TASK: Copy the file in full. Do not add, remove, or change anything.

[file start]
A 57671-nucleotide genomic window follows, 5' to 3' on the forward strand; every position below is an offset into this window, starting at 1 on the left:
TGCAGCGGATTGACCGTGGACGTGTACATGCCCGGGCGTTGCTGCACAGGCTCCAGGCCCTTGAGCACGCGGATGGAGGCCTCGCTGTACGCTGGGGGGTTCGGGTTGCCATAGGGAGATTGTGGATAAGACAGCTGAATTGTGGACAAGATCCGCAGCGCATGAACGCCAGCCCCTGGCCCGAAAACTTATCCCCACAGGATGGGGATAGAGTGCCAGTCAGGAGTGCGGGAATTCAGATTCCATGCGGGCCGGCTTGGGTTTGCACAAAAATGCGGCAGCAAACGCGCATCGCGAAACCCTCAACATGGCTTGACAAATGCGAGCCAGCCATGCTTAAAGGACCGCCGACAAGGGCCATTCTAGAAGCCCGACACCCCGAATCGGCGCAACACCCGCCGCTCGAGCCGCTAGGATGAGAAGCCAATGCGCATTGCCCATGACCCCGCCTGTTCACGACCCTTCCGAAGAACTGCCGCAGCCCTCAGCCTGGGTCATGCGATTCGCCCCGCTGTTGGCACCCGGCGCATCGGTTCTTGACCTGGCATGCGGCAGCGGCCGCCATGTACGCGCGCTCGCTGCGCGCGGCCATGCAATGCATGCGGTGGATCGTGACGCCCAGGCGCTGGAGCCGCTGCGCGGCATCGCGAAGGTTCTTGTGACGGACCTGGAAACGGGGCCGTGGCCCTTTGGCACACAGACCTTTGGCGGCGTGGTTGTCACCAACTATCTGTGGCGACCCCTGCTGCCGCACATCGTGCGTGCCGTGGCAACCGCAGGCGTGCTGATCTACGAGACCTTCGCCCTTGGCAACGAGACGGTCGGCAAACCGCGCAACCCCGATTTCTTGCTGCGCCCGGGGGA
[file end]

A 57671-nucleotide genomic window follows, 5' to 3' on the forward strand; every position below is an offset into this window, starting at 1 on the left:
TGCAGCGGATTGACCGTGGACGTGTACATGCCCGGGCGTTGCTGCACAGGCTCCAGGCCCTTGAGCACGCGGATGGAGGCCTCGCTGTACGCTGGGGGGTTCGGGTTGCCATAGGGAGATTGTGGATAAGACAGCTGAATTGTGGACAAGATCCGCAGCGCATGAACGCCAGCCCCTGGCCCGAAAACTTATCCCCACAGGATGGGGATAGAGTGCCAGTCAGGAGTGCGGGAATTCAGATTCCATGCGGGCCGGCTTGGGTTTGCACAAAAATGCGGCAGCAAACGCGCATCGCGAAACCCTCAACATGGCTTGACAAATGCGAGCCAGCCATGCTTAAAGGACCGCCGACAAGGGCCATTCTAGAAGCCCGACACCCCGAATCGGCGCAACACCCGCCGCTCGAGCCGCTAGGATGAGAAGCCAATGCGCATTGCCCATGACCCCGCCTGTTCACGACCCTTCCGAAGAACTGCCGCAGCCCTCAGCCTGGGTCATGCGATTCGCCCCGCTGTTGGCACCCGGCGCATCGGTTCTTGACCTGGCATGCGGCAGCGGCCGCCATGTACGCGCGCTCGCTGCGCGCGGCCATGCAATGCATGCGGTGGATCGTGACGCCCAGGCGCTGGAGCCGCTGCGCGGCATCGCGAAGGTTCTTGTGACGGACCTGGAAACGGGGCCGTGGCCCTTTGGCACACAGACCTTTGGCGGCGTGGTTGTCACCAACTATCTGTGGCGACCCCTGCTGCCGCACATCGTGCGTGCCGTGGCAACCGCAGGCGTGCTGATCTACGAGACCTTCGCCCTTGGCAACGAGACGGTCGGCAAACCGCGCAACCCCGATTTCTTGCTGCGCCCGGGGGA